ROME (Reuters) – Italy on Monday recommended the use of AstraZeneca COVID-19 vaccines for those aged over 65, the health ministry said in a statement, overcoming previous doubts that the drug might not be very effective on the elderly.
When European regulators approved the vaccine in January, they said there were not enough results to show how well it worked for those older than 55. Italy initially imposed 55 as the age limit, but later raised that to 65 ahead of further reviews.
The latest health ministry circular removes any limit on usage, with the exception of “extremely vulnerable” people.
“Scientific evidence that has become available … indicates that, even in people aged over 65, the vaccine is capable of providing significant protection,” the ministry said.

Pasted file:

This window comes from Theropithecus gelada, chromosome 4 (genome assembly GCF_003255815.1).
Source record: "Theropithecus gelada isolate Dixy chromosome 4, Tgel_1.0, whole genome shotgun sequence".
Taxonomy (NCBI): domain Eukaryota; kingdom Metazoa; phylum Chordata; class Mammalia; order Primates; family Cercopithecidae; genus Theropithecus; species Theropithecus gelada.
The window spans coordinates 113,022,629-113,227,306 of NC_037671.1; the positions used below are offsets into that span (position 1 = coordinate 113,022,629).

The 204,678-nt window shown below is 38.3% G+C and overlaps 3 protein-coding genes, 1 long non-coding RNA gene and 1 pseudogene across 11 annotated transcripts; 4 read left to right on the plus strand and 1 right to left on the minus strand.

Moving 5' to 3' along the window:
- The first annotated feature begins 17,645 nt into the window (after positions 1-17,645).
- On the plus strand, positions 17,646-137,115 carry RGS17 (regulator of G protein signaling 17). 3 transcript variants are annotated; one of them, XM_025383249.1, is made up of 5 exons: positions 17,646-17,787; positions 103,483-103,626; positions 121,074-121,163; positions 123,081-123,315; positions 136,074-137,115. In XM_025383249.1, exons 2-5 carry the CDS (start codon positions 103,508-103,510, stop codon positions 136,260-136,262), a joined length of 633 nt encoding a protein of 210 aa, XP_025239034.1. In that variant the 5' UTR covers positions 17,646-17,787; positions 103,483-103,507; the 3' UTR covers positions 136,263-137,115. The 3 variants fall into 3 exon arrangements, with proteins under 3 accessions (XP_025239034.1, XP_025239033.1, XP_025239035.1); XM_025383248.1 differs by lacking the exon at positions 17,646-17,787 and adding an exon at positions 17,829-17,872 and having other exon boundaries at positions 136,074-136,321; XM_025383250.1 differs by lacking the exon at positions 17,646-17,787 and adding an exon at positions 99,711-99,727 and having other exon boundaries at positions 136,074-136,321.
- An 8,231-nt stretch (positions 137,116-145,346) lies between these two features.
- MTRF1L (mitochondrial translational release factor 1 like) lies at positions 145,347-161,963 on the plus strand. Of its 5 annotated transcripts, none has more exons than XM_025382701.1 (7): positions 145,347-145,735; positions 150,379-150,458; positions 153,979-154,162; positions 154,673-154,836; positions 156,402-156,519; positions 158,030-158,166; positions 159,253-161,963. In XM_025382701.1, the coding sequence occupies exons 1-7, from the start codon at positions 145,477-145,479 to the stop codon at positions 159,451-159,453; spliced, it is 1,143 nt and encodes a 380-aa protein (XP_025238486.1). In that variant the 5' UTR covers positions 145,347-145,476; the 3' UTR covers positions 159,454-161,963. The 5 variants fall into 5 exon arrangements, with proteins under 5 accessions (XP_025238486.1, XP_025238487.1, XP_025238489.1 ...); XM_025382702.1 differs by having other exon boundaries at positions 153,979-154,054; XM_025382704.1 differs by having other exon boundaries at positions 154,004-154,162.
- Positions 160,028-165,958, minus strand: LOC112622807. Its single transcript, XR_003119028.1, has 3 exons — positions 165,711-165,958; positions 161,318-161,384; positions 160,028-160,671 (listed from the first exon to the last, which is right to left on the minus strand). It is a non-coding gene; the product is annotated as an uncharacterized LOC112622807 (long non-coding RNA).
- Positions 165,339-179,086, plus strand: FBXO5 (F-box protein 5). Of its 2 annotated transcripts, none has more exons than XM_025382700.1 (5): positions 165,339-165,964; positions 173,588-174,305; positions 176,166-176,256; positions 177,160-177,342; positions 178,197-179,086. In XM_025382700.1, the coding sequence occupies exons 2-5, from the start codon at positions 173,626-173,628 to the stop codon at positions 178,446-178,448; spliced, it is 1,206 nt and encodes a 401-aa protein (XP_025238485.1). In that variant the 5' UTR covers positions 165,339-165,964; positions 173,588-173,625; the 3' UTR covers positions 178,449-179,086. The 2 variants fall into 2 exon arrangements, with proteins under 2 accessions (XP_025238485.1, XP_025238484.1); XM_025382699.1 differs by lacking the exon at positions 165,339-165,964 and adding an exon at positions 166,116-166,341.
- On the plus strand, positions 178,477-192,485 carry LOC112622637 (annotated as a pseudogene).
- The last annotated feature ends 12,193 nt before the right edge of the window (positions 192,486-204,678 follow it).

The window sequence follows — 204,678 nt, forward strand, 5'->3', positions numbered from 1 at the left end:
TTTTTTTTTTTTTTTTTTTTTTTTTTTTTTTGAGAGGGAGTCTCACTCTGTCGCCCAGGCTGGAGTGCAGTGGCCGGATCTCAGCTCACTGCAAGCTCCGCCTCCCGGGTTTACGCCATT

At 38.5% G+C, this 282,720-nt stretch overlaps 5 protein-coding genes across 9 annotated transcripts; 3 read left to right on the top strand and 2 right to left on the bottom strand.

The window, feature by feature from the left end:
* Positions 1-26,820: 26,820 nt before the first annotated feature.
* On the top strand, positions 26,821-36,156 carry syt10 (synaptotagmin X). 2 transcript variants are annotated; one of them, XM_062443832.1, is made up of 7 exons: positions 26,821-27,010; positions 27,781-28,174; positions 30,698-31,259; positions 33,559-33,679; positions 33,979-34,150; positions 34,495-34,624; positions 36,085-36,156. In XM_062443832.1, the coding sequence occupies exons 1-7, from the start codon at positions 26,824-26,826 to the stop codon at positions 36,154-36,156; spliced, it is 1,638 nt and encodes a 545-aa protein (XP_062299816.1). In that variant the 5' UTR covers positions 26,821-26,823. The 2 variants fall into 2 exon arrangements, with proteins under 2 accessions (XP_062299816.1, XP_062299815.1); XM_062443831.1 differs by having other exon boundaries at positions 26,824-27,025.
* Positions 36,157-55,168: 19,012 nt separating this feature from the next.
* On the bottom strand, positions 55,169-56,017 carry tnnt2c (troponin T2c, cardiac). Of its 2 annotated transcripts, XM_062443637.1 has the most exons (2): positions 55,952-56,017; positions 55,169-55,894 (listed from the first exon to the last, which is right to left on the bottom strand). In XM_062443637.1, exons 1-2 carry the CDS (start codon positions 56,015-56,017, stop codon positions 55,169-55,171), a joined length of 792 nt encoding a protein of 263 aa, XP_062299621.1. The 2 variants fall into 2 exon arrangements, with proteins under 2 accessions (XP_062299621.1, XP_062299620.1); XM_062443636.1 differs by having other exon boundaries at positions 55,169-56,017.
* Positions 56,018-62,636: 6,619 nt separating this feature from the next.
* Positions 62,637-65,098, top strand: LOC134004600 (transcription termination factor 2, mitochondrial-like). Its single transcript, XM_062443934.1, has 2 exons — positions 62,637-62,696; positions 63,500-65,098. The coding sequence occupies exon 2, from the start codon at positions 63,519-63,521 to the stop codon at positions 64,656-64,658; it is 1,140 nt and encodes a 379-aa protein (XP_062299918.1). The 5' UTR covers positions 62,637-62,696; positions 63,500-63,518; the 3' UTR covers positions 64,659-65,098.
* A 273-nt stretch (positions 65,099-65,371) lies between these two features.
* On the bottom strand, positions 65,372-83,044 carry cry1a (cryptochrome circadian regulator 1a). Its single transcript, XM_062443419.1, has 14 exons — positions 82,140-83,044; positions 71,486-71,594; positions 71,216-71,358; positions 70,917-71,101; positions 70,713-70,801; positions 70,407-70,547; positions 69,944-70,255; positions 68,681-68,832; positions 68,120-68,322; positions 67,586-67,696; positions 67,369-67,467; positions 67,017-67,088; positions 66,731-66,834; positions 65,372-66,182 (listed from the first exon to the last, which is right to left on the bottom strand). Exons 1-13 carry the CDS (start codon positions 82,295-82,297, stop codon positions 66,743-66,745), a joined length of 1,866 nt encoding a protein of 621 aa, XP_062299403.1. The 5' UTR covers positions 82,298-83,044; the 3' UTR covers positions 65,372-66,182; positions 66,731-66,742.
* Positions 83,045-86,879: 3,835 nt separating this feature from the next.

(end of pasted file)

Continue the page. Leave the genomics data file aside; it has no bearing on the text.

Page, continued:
Some 1.5 million of the 6.5 million doses Italy has received come from AstraZeneca, official data shows. The vast majority of its shots come from Pfizer, with the remainder from Moderna.
Italy, which has a population of around 60 million, had administered 5.41 doses of vaccines as of early Monday, with 1.65 million people receiving the recommended two shots.
“With a limited availability of shots… we need to ensure protection to those most likely to develop severe symptoms or even fatal forms of COVID-19,” the healthy ministry said.
The decision to extend the availability of the AstraZeneca vaccine follows similar moves in other EU states, including Germany and Sweden, and is in line with the pledge of the new government led by Mario Draghi to speed up the campaign.
In an effort to save shots for those most in need, Italy last week said it would administer just a single dose to people infected with COVID-19 between three and six months beforehand.
(Reporting by Angelo Amante; Editing by Crispian Balmer and Alex Richardson)